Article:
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You Can See Clearly Now

And if you can't, new higher-tech glasses, contacts, or easy surgery will bring even the numbers on your cell phone into focus

WebMD Feature from "Good Housekeeping" Magazine

Good Housekeeping Magazine LogoQuick! Put your hands on your head. Are your glasses there? Grab your neck — are they dangling there? Now, hold your electric bill four feet from your face and try to read it....

Welcome to the midlife version of Simon Says, a nearly universal condition known as presbyopia, which translates roughly to "elderly eye" (as if crow's feet weren't enough). It usually starts in your early 40s, as the lens of the eye stiffens, losing its ability to focus and making it difficult to see objects up close, explains Ruth D. Williams, M.D., president-elect of the American Academy of Ophthalmology. There are four million new cases a year, and the number will keep growing as the population ages, with people holding their books and menus farther and farther from their eyes.

While presbyopia comes on gradually, it may feel very sudden: One day even squinting isn't enough to make out a text-message, or you can't thread a needle. An ophthalmologist or optometrist can make the official diagnosis — and determine what to do about it — by having you read the eye chart while looking through lenses.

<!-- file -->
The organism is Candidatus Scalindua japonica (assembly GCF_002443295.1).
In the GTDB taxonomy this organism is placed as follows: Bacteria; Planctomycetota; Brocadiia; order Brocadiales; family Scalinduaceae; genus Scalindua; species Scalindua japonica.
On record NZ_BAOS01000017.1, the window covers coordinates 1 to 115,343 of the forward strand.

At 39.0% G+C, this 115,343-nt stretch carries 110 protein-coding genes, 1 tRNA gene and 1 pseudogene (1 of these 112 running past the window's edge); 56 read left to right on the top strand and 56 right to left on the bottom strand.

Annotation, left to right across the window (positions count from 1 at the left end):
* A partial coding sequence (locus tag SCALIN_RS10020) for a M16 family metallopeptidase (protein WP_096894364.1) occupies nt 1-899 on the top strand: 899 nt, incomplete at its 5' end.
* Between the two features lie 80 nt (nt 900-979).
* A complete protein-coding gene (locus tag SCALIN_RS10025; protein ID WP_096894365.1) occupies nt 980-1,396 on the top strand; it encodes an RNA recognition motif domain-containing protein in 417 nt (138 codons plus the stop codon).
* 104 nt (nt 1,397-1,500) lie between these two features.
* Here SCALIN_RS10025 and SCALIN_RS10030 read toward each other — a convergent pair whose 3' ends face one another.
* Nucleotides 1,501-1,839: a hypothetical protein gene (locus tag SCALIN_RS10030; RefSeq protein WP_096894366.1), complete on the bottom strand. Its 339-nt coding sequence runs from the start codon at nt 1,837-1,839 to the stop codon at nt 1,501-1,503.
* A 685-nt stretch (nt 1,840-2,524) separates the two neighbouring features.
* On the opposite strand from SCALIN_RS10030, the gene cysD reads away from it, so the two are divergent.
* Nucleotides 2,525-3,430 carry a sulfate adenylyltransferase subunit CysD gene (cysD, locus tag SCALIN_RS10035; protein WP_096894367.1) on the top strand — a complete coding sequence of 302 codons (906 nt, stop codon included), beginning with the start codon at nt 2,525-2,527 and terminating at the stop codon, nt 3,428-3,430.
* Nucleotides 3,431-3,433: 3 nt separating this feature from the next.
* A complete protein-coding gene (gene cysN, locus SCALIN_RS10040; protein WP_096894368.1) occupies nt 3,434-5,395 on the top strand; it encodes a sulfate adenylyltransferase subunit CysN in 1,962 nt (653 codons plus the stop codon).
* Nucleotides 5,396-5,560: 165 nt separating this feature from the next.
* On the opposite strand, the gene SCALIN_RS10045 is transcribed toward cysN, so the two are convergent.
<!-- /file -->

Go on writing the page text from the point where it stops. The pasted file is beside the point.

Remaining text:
If you've never had eye trouble before, you may do fine with nonprescription reading glasses (the kind you can buy in drugstores). But as you struggle to see objects that are closest to you, you'll likely need your vision corrected professionally. And if you enter midlife with an existing vision issue, you may now need a new prescription — possibly progressive lenses, which give you multiple corrections within one lens (unlike the old bifocals, which only corrected for far and near distance).

So, if you haven't had your eyes examined recently, make an appointment. You should have a baseline exam by age 40, says the American Academy of Ophthalmology, and then schedule follow-up checks as often as your doctor recommends.

If you're one of the more than 35 million lucky Americans who have a Flexible Spending Account (FSA), this is the perfect time for that exam (and any new lenses and frames). While the IRS now allows employers to extend the spending deadline till March 15, the grace period is optional, so you may have only until December 31 to use up your funds. Here, to start, the vision problems that commonly strike at midlife and, based on the latest research, the best ways to solve them.

The Problem: Your new reading glasses seem fine at the drugstore, but once you get home, they aren't strong enough.

The Fix: Bring a book or your knitting or use the fine print on a pill bottle for your own eye test. "The letter charts in stores are fairly generic," says Diane Charles, an optician in Redmond, WA. "You may not be able to gauge how well you can make out the things you need to see in your own life." Also, off-the-rack readers may not work for you. "Most people need separate prescriptions for each eye," says Charles.

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